Division of Archives and Records Service

Utah History Day 2024: Archival Research Winners

Lauren Katz
May 1, 2024

Every year in April, 4th through 12th grade students from across the state embark on a research project for Utah History Day, part of the larger National History Day (NHD) contest. Students choose a historical topic related to the annual theme, and then conduct primary and secondary research in libraries, archives, and museums. The final projects are presented in one of five ways: an exhibit, documentary, performance, paper, or website. To celebrate 50 years of NHD, the 2023-2024 theme was Turning Points in History, which invited students to consider questions of time and place, cause and effect, change over time, and impact and significance.

Archival Research Prize

As a repository that holds millions of primary records, the Utah State Archives and Records Service Division loves to participate in Utah History Day! This year, we teamed up with the Utah State Historical Records Advisory Board (USHRAB) to sponsor a brand new award for outstanding archival research! Students who utilized an archival collection to find primary sources for their project were awarded an “Amateur Archival Researcher” rosette ribbon. There were 168 students who received a ribbon this year, and after a tough review process, two website projects took home top honors and a $250 prize!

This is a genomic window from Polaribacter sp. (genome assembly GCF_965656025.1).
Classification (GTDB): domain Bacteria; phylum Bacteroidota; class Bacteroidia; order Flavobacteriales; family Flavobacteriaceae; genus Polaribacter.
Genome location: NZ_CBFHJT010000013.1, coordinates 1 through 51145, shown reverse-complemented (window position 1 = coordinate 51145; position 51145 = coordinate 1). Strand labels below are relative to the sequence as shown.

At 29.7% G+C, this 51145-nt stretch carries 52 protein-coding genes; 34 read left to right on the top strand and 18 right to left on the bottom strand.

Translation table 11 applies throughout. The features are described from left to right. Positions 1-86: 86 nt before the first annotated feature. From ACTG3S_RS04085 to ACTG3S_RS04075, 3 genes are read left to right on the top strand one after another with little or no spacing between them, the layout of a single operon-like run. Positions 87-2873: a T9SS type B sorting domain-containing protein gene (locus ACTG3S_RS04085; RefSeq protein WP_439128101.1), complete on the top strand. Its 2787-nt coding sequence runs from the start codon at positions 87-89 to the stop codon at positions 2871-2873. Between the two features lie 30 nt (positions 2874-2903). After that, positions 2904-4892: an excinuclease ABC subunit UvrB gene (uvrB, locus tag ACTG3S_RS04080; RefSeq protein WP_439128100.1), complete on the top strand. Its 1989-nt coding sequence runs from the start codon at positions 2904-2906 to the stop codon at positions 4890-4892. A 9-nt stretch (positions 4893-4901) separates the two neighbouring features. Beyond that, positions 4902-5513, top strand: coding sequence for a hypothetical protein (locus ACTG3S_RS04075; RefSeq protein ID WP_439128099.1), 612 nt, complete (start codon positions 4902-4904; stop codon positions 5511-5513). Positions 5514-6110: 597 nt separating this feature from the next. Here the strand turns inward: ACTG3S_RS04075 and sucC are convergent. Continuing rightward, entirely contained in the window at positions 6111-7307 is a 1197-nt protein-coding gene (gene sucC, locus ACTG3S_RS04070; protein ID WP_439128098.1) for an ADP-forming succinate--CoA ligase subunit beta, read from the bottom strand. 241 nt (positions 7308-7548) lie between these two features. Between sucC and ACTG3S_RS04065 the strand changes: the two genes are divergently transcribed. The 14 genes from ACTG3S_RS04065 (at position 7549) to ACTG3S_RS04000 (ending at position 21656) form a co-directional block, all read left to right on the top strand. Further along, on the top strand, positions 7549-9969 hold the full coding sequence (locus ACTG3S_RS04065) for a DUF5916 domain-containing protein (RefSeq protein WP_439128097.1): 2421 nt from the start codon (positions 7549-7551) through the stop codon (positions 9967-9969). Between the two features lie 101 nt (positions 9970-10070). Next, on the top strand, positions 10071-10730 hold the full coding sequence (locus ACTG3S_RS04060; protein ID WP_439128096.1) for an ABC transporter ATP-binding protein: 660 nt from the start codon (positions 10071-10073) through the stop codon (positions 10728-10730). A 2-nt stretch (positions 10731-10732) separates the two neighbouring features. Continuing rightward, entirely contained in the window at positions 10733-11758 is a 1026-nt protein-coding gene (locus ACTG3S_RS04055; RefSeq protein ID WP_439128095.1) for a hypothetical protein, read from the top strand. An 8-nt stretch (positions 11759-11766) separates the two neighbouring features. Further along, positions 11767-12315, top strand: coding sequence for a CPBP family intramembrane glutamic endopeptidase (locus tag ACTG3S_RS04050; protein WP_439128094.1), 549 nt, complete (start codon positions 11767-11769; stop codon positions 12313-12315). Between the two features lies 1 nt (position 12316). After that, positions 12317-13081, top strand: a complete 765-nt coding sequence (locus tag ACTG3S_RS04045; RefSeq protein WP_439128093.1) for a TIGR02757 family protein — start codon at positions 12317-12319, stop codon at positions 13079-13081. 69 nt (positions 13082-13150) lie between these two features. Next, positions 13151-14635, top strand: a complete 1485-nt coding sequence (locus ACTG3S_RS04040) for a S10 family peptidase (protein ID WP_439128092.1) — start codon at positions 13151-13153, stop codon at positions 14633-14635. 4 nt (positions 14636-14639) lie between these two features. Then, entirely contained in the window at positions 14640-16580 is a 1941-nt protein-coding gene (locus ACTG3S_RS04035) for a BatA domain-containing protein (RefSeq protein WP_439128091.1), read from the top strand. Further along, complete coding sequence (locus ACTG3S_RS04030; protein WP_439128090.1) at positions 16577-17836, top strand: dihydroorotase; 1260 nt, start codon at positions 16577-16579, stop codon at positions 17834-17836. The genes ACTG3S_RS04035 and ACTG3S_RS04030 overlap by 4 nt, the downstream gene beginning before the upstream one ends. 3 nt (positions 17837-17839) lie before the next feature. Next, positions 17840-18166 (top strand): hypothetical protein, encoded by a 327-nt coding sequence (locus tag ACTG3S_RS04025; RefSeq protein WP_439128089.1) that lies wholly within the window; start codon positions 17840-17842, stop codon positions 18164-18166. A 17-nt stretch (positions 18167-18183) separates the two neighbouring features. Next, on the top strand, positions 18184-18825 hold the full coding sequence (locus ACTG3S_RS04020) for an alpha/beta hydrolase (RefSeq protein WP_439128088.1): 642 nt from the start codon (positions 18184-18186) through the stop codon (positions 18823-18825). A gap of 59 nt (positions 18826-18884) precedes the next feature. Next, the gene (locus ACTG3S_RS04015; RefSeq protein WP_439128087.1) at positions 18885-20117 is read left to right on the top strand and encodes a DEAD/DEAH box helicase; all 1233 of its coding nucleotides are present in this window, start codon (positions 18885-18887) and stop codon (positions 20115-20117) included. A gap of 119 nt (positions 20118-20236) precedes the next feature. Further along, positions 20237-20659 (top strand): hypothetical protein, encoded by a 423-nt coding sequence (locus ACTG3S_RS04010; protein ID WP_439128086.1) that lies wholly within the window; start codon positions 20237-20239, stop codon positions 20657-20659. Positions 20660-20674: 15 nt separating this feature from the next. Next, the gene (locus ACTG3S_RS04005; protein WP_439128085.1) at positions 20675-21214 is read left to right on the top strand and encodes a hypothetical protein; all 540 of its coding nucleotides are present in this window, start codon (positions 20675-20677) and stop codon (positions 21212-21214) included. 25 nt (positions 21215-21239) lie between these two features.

Power in Simplicity: Dr. Virginia Apgar’s Life-Saving Test for Newborns

Virginia Apgar examining a newborn baby. Taken by Elizabeth Wilcox at Columbia-Presbyterian Medical Center in the late 1950s.

The winner of the Archival Research prize for the Junior Division is Christian Clarke, an eighth grader at Lakeridge Junior High. His website showcases Dr. Virginia Apgar, who created a powerful and simple test in 1952 to assess newborn health. Over seven decades later, the Apgar score is still used worldwide and has been attributed to saving millions of lives. We were impressed with Christian’s use of the Mount Holyoke Archives and the virtual interview he conducted with Dr. Selma H. Calmes, co-founder of the Anesthesia History Association. Good luck at Nationals, Christian!

Impressionism: The Change from Still Life to Real Life

Woman with a Parasol, Madame Monet and Her Son, Claude Monet, 1875

The winner of the Archival Research prize for the Senior Division is Cyan Schatz, a junior at Ogden High School. Leaning into her love of art, Cyan’s website dives into impressionism as an art movement including its development, significance in history, and influence today. The website features a plethora of paintings by renowned impressionists such as Renoir, Monet, and Degas that she sourced from the National Gallery of Art. Good luck at Nationals, Cyan!